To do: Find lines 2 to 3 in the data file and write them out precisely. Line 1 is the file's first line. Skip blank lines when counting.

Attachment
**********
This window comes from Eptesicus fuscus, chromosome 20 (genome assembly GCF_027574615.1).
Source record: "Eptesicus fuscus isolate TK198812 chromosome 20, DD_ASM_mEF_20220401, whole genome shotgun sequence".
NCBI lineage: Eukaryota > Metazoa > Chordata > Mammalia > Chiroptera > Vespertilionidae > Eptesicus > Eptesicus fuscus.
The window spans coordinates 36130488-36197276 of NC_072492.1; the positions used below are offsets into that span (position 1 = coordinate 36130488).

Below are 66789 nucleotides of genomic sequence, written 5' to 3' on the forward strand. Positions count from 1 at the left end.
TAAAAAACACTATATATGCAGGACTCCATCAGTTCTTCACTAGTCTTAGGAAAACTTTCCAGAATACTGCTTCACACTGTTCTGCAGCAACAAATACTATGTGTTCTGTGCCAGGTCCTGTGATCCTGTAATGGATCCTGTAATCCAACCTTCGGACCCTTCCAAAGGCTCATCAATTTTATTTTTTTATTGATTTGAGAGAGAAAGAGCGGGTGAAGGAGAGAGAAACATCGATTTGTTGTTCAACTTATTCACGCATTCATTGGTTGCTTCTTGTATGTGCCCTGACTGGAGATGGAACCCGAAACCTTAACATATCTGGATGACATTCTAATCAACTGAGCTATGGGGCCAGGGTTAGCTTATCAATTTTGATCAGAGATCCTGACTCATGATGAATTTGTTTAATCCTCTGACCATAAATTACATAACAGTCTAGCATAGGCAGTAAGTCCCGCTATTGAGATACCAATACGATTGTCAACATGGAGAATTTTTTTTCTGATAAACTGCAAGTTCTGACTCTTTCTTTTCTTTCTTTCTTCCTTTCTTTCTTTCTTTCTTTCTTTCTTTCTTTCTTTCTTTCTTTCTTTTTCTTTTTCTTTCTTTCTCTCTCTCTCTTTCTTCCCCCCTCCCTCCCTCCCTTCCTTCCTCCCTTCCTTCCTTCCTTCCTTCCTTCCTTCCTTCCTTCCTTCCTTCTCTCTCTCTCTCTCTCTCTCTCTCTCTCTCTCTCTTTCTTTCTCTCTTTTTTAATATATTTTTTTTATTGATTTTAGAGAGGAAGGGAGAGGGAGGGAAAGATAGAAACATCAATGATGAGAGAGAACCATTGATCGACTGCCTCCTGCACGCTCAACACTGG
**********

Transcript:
Source record: "Eptesicus fuscus isolate TK198812 chromosome 20, DD_ASM_mEF_20220401, whole genome shotgun sequence".
NCBI lineage: Eukaryota > Metazoa > Chordata > Mammalia > Chiroptera > Vespertilionidae > Eptesicus > Eptesicus fuscus.